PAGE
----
Part of the power — and problem — of the psalms is that they were written in a certain context for a certain people at a certain time… but speak to, and for, other people living at other times in other contexts.
Psalm 63 is described as being written by David “when he was in the wilderness of Judah.” It’s not clear which when or wilderness this was: when David eluded Saul’s wrath by hiding the hills around Ziph (1 Sam 23), or when David fled his son Absalom for the wilderness on the other side of the Kidron Valley (2 Samuel 15)? Maybe both.
But one way or another, it seems important to read these words with some of understanding of what’s behind them. David “thirsts for” God spiritually while his body thirsts for water in the desert (v 1); his “soul clings to” God while he grieves his betrayal by people he loves but now “seek to destroy my life” (vv 8-9). These are metaphors, and they are not: David is fainting for God “as in a dry and weary land”… while he’s actually in a dry and weary land.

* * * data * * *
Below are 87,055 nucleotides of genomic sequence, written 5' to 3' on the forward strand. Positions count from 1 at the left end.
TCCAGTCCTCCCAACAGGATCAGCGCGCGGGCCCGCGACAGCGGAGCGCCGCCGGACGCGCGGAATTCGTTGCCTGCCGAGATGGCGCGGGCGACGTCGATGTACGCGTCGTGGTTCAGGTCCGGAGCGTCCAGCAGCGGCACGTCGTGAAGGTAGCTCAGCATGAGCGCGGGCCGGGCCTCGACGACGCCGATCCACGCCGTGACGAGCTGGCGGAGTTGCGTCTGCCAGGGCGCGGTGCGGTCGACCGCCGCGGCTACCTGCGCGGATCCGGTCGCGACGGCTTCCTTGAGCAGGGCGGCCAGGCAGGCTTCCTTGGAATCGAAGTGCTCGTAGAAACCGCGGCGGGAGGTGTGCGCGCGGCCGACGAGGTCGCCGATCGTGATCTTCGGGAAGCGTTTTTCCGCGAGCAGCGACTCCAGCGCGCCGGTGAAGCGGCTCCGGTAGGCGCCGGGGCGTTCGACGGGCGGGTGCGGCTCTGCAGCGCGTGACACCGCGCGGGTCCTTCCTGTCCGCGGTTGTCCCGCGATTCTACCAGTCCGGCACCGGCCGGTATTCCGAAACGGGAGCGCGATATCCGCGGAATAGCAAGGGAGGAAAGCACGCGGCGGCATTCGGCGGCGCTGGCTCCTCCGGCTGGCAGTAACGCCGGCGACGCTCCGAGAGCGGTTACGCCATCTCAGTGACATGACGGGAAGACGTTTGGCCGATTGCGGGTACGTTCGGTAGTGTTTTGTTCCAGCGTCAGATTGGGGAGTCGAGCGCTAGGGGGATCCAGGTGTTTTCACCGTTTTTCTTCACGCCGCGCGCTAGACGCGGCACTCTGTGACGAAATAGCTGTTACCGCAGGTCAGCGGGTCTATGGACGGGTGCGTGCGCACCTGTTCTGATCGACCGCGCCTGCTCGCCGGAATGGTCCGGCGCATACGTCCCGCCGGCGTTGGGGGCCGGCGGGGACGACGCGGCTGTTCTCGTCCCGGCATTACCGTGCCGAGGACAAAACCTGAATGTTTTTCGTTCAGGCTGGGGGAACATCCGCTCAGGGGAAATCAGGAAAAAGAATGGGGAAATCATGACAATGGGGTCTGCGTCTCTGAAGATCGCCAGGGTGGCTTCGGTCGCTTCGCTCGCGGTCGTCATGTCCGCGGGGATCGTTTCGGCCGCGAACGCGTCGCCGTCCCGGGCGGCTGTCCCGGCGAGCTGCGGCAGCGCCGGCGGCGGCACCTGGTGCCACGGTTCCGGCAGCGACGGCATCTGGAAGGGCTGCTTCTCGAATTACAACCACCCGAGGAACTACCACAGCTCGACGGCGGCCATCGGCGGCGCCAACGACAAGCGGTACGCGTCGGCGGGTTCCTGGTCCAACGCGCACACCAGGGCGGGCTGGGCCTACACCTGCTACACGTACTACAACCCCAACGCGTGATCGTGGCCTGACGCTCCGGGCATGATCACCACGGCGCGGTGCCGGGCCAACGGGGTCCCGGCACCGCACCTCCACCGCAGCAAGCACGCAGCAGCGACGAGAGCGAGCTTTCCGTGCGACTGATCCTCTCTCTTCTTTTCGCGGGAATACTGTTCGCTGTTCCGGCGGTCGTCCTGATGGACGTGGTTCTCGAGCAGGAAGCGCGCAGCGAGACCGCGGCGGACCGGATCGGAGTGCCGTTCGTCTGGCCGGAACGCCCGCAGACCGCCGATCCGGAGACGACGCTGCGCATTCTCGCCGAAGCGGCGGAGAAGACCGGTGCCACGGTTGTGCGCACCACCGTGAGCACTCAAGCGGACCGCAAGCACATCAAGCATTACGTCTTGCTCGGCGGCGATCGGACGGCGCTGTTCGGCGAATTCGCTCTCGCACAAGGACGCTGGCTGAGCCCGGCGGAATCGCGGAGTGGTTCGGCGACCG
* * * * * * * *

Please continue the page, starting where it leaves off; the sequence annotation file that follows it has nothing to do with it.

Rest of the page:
But as soon as this poem moved from being the cry of one man to a part of the shared experience of collective worship, it became less literal and more figurative. From the first time it was sung in worship to the present day, the people of God have used its particular language to express their particular concerns.
So a part of me feels awkward praying with the language of the desert when I have never felt a thirst that dire. But even as part of my mind then starts meaning these words on behalf of those around the world who do experience such privations, another part realizes that these ancient words are universal enough to express modern anxieties.
The psalm invites me to ask: what is my “dry and weary land” in 2020 America?
Not a physical wilderness, but an emotional one: a desert of affection, as public health precautions leave us feeling disconnected, unable to rejoice and mourn together, or even to feel the reassurance of a hug or the welcome of a handshake. I’m not stung by the betrayal of a Saul or an Absalom, but our divisive politics do tempt me to see enemies in the faces of fellow citizens, and to wish our more foolish leaders to be “given over to the power” of democracy’s version of “the sword” (v 10).
And if those concerns are universal enough to be expressed by this psalm, then surely David’s comfort and assurance are mine, too: that God’s “steadfast love is better than life” (v 3). When I rise in the “watches of the night” (I’ve been struggling with a bit of insomnia lately), I can meditate on a God who has “been my help” as much as he was David’s.
“O God,” we sing — together, across time and space; as individuals, inhabiting time and space — “you are my God.”